IRRIDESCENT blue lights guide Lynn Laurenson as she feeds the insatiable appetite of the robot. There are only a handful like this one in the world, and it is dedicated to honeybees.

It is a one-stop shop for bee health – a high-tech test tube. Lynn selects a plastic plate which looks like a giant hair brush. It has almost 400 compartments, each holding DNA or fragments of mites and parasites. Lynn and her team can identify if the samples have any of 18 diseases or viruses.

This pipetting robot is one of the weapons used by The National Bee Unit (NBU) in the war against bee pestilence. The team of ten can all on state-of-the-art molecular technology, alongside more traditional diagnosis with microscopes.

And amid media reports which suggest honeybees are dying out, the NBU, based at the Food and Environment Research Agency (Fera) site, at Sand Hutton, near York, is there to make sure the bees survive.

Diseases have always been a problem, but until the 1990s, beekeepers managed to keep on top of most of them. Then a blood-sucking mite arrived and turned the bee world on its head.

The voracious varroa destructor can only reproduce in honeybee colonies. The western variety is defenceless against the parasite and if a colony is infested it will die unless treated.

“Varroa was the 1066 of the beekeeping world; the invader changed everything,” says NBU head, Mike Brown. “Now it is more difficult to keep colonies going. Varroa highlighted the need to provide the support, research and advice that we do here.”

The Government has been looking after bee health for half a century, but the NBU is unique. Charged with advising on best practice for bee-keepers, its world class research helps not only hobbyists, but the agricultural industry, too.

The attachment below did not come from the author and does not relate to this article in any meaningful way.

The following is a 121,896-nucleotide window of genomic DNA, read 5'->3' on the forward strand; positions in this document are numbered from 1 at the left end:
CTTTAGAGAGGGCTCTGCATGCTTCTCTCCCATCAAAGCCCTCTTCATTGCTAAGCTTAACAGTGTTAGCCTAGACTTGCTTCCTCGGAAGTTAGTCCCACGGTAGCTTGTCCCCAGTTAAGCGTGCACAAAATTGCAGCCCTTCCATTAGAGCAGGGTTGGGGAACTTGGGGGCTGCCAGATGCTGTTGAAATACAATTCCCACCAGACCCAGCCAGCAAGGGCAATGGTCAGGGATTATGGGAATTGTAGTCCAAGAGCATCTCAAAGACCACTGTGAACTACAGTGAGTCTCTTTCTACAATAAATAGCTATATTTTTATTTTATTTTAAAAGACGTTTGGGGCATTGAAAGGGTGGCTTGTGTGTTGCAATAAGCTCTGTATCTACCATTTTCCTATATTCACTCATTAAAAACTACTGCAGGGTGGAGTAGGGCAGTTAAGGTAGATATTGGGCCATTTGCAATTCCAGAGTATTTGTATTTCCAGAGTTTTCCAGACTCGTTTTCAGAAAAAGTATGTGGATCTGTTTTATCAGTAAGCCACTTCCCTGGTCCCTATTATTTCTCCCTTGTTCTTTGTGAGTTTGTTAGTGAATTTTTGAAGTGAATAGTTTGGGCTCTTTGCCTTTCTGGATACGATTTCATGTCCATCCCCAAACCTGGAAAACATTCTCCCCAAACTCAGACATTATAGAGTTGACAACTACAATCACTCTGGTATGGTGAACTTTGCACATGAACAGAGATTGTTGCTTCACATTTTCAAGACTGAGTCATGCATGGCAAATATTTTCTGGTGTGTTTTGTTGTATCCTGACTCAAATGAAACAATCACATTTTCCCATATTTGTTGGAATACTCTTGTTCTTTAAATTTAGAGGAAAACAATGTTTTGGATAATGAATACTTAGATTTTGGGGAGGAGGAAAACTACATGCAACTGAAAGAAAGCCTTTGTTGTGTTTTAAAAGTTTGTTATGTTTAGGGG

Although bees are no bigger than a thumbnail, they punch well above their weight, being worth an estimated £200 million a year to British farmers.

This is not only from sales of honey. Apples, onions, cabbages and soft fruits rely on the honeybee to for pollination, as do most types of animal feed. Without bees, food would be scarcer and prices would soar. At around £2.8million, the NBU’s annual budget looks good value for money.

“Bees help us to get our five-a-day and they need our help to get theirs,” says Mike, who has 28 years of beekeeping experience.

“The most important part of our work is surveillance and research into how diseases spread.”

So important that the NBU set up BeeBase, an online database for bee-keepers. Mike says it is vital that every keeper registers their apiary on it. If they don’t, new threats could potentially wipe out not only their own colonies, but many nearby.

This is because bee husbandry is not like livestock farming. If foot and mouth breaks out, cattle are sealed off. Meanwhile a swarm of bees can spread lethal viruses like wildfire.

“To have a chance, any chance at all in eradicating a new threat, we need to know where the colony is,” says Mike. “We may have the best system in the world to protect infected bees, but if we are not looking in the right place, it’s of no use. That’s why we need to encourage everyone to register, to help us control the spread of disease.”